However, the same kind of optimism is now being voiced again by the Republicans, who view the decline in population of the Northeast's big urban centers as a liability to the Democrats, and the population gains in the medium-sized Sun Belt cities a propective plus for the GOP.

"In a broad sense, the shifting patterns of the population are advantageous to us.The growth areas are in areas of the country that was see as growth areas for us - energy-conscious states and job-oriented states. These are issues that we are confortable with, and they are in the areas that we do best in," Republican National Committee Chairman Bill Brock said in an interview.

Medium-sized Sun Belt cities, Brock said, "are exactly that category of community in which we have made enormous strides recently. We are encouraged by the [census] projections."

The GOP had a computer analysis of the population shifts made an projected gains similar to those of the Census Bureau, except that Florida would gain four House seats.

At Brock's prodding, the Republican Party has embarked on a program of rebuilding at the statehouse level, prompted by a belief that the success of any future national ticket will hinge on a grass-roots broadening of the party.

But the effort also is based on the realization that whoever controls the state legislatures and governorships in 1980 will control the redistricting.

Brock said the national committee's major expenditures at the local level will be in states with large congressional delegations and where the party feels it is within striking distance of taking atl east one legislative house and a governorship.

Republicans now control both legislative house and a governorhsip.

Republicans now control both legislative houses in only five states, and have only 12 of the 50 governors, a disadvantage that could be devastating when redistricting time arrives.

Not surprisingly, Democratic strategists also saw good fortune in the 1980 census estimates, saying that their traditional strength in the Souh will offset losses in urban Northeast and Northcentral states.

Scott Wolff of the Democratic National Committee's campaign services division said the DNC has not yet combined the Census Bureau's congressional apportionment estimates with county populations in the affected states, and therefore has little idea which districts would change.

"But the fact that most of the new seats are in the South and the losses are in the North would not work against us. We did pretty well in both regions the last time around," he said.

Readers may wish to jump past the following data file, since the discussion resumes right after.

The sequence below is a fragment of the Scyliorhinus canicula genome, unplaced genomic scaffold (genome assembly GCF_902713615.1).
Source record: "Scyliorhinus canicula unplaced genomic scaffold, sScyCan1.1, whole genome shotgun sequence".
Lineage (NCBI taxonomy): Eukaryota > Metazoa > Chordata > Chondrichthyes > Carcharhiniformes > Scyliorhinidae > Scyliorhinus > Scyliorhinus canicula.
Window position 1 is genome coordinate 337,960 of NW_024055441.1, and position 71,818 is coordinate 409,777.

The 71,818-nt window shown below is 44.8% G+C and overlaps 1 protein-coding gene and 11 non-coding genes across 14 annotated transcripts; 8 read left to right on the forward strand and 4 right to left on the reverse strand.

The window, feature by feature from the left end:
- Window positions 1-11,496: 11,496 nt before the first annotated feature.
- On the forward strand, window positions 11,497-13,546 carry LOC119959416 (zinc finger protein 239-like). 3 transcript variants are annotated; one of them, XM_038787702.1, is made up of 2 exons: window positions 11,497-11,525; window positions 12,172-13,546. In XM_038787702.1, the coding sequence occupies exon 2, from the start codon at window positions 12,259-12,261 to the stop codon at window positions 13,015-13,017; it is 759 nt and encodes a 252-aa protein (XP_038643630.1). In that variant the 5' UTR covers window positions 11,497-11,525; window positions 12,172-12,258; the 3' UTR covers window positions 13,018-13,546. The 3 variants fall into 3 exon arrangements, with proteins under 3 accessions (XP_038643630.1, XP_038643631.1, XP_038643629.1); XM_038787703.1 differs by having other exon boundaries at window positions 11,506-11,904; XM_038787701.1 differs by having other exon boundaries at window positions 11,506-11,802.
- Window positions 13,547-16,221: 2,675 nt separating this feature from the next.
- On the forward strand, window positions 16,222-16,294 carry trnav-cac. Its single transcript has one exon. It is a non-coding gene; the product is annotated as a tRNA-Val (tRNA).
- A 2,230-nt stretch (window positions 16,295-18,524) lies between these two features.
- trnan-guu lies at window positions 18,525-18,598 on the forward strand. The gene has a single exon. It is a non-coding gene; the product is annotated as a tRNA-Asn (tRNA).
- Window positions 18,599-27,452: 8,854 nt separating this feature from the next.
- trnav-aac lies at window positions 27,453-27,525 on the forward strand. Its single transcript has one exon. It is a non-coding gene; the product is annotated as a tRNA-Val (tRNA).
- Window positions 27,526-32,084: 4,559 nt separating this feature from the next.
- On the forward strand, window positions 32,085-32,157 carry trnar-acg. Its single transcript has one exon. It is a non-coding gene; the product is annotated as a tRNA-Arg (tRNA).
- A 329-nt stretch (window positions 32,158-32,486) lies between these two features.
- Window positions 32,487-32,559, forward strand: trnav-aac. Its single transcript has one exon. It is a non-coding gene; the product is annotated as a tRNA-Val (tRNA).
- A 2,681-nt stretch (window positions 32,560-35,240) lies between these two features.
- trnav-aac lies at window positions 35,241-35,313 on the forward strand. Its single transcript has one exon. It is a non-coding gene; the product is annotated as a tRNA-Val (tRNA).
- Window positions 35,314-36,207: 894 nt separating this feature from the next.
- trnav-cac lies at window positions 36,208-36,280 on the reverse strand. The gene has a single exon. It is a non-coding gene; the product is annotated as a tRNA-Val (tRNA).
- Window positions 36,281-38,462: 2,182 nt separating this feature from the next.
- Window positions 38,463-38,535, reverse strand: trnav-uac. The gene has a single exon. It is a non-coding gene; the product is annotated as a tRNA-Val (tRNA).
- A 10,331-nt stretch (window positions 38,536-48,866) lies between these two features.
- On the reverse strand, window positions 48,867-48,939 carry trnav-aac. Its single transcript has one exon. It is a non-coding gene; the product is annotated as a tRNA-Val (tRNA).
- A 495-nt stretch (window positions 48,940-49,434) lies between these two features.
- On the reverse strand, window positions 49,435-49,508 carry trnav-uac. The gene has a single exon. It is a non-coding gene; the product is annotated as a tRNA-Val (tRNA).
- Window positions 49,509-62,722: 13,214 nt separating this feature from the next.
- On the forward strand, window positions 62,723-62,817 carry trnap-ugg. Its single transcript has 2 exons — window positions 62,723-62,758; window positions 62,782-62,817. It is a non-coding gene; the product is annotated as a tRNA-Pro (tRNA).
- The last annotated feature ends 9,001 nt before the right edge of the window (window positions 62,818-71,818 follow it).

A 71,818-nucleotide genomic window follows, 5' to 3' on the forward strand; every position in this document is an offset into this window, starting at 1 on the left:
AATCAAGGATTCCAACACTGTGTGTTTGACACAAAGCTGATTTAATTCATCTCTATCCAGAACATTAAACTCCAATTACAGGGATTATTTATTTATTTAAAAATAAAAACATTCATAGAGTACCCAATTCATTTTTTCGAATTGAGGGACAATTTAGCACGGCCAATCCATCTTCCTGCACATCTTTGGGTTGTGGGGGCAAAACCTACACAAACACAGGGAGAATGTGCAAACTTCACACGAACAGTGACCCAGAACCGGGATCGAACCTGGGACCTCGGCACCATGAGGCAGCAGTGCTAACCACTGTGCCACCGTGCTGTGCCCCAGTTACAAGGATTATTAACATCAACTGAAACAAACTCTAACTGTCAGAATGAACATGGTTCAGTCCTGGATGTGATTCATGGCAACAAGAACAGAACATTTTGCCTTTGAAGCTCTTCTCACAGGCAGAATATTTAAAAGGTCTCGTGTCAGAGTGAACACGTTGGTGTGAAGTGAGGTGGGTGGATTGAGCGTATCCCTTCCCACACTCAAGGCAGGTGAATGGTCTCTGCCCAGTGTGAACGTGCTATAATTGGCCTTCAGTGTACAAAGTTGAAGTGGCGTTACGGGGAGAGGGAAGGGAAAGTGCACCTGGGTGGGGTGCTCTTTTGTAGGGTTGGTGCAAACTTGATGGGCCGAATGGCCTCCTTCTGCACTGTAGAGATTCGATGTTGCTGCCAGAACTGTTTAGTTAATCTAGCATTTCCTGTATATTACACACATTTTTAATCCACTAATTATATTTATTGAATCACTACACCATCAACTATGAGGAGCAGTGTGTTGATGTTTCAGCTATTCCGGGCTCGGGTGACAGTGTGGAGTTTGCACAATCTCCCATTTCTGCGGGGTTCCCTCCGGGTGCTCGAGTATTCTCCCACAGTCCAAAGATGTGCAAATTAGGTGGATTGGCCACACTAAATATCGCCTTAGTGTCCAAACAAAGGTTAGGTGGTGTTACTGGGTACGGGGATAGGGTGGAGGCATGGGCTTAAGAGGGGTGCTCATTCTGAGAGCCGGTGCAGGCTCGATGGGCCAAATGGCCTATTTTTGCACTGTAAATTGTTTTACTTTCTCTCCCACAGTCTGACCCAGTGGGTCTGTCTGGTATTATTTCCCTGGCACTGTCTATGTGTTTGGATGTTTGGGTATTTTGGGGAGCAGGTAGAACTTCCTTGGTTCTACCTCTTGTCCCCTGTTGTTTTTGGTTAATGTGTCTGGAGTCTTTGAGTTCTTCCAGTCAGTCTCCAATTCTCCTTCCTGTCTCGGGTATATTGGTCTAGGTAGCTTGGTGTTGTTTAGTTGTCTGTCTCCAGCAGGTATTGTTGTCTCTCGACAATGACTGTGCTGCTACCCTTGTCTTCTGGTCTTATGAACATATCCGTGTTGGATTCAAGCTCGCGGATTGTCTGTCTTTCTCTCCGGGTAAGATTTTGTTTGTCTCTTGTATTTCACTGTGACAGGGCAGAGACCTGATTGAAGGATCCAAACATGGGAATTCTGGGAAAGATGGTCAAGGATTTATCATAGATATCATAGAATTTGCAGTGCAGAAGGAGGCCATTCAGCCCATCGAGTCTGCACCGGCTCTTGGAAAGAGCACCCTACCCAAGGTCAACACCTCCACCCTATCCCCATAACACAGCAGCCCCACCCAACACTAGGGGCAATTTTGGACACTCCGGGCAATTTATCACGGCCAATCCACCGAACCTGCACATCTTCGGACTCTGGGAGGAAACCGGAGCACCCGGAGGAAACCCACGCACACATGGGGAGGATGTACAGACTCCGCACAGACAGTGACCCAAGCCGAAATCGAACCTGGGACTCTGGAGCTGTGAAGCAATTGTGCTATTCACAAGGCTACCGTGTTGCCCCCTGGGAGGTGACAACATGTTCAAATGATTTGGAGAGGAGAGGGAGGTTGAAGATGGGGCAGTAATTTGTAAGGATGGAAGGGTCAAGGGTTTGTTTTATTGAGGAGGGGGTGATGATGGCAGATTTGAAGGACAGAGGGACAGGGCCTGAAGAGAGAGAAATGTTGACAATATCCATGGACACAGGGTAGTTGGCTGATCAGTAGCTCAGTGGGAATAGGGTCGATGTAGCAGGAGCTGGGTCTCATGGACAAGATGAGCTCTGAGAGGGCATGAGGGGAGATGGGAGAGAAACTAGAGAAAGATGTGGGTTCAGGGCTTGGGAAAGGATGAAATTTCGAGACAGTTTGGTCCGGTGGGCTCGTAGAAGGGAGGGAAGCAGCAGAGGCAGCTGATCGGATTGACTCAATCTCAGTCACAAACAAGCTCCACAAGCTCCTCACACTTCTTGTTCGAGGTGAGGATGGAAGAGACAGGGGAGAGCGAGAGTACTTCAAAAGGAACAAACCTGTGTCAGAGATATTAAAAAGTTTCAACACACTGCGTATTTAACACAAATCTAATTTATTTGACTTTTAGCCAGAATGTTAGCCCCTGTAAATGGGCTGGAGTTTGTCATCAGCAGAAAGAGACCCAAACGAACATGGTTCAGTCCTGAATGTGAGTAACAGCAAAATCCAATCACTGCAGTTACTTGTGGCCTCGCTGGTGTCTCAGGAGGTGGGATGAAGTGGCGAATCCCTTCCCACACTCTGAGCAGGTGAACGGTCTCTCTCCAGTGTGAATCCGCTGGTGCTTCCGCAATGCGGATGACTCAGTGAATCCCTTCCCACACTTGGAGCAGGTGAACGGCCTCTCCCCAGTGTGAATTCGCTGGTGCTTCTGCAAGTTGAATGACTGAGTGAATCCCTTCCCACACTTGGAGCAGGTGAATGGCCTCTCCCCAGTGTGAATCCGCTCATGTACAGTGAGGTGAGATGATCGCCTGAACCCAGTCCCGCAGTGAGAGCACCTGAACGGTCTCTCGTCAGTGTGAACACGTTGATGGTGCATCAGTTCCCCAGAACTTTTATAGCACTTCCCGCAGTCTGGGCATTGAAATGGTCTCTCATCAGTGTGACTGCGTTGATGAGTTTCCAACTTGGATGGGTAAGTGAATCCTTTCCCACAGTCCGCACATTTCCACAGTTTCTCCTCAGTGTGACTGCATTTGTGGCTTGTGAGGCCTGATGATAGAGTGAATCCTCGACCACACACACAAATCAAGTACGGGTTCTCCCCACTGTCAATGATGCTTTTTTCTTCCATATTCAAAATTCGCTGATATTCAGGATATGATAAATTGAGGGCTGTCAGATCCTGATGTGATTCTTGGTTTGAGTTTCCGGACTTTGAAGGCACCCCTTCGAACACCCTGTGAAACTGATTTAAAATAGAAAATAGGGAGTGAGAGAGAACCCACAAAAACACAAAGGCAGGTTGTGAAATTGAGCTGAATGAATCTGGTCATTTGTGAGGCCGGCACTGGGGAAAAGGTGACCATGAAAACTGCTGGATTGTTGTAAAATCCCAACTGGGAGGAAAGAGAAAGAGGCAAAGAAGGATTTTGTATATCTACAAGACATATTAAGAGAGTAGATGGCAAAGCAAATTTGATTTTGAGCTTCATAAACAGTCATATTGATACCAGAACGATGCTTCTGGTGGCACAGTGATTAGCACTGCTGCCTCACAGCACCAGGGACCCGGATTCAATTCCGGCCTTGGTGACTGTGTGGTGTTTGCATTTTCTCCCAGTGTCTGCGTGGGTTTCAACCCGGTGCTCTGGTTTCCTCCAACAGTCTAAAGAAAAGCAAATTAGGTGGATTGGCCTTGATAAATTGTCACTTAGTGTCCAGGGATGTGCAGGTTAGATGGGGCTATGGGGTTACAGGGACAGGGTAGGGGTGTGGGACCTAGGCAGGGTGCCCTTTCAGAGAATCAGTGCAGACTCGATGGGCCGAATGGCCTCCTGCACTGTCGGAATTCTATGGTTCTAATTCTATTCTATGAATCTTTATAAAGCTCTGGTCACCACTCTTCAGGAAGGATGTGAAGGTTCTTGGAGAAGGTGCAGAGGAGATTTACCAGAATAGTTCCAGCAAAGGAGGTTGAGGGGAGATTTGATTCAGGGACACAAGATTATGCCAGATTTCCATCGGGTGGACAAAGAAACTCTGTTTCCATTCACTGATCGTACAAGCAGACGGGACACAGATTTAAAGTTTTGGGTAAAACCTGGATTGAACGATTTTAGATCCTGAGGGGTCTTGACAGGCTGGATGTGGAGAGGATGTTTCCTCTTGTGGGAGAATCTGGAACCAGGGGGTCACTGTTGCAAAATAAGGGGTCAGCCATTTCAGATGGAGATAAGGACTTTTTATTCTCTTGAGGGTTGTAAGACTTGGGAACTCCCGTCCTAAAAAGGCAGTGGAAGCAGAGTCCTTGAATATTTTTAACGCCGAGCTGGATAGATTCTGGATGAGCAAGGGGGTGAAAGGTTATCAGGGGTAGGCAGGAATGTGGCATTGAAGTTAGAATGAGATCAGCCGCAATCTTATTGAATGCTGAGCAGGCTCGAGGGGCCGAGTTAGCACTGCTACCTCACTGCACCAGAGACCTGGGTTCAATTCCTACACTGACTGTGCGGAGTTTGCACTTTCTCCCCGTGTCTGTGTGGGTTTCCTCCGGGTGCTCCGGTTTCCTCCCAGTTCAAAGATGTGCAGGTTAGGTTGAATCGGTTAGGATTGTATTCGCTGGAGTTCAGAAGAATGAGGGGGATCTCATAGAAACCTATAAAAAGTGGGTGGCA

By constitutional mandate, the 1980 census results will go to the President by Jan. 1, 1981, and then to the House, which will apportion its 435 seats according to the population and direct the state legislatures to redraw district lines according to local population shifts in keeping with the one-man, one-vote concept.

The other major guideline imposed on the states is that congressional districts, which will be cast in time for the 1982 elections, must be contiguous.

Even so, the effects of redistricting can be pervasive, as both parties discovered in 1972. Only 13 seats were captured by either party without the influence of redistricting.

A congressional Quarterly survey showed that 17 of 24 seats that moved to the Republican side did so largely because of redistricting. The Democrats won eight of 14 new seats by way of redistricting and reapportionment.

Also, the combining of home districts of two incumbents occurred 28 times in 1971-72, usually to the disadvantage of the party out of power in the state capitol.

New York, with Republicans then in control of both houses of the legislature as well as the governorship, enacted a redistricting plan in which two Democratic districts were eliminated in New York City, a republican district was created in Long Island, and two upstate district with Democratic incumbents had Republicans added to them.

The practice of gerrymandering - redrawing congressional and state legislative district lines primarily on partisan considerations - has become a new target of Common Cause.

Based on anti-gerrymandering provisions in effect in Colorado, Hawaii and Montana, the Common Cause proposal would require single-member districts, create a nonpartisan reapportionment commission to draw new district lines, and provide for swift judicial review.

In most states. reapportionment reform would require a constitutional amendment.

"Reapportionment commissions can remove the conflict of interest inherent when legislators draw their own districts and can eliminate the abuses that have resulted from this system," Cohen said.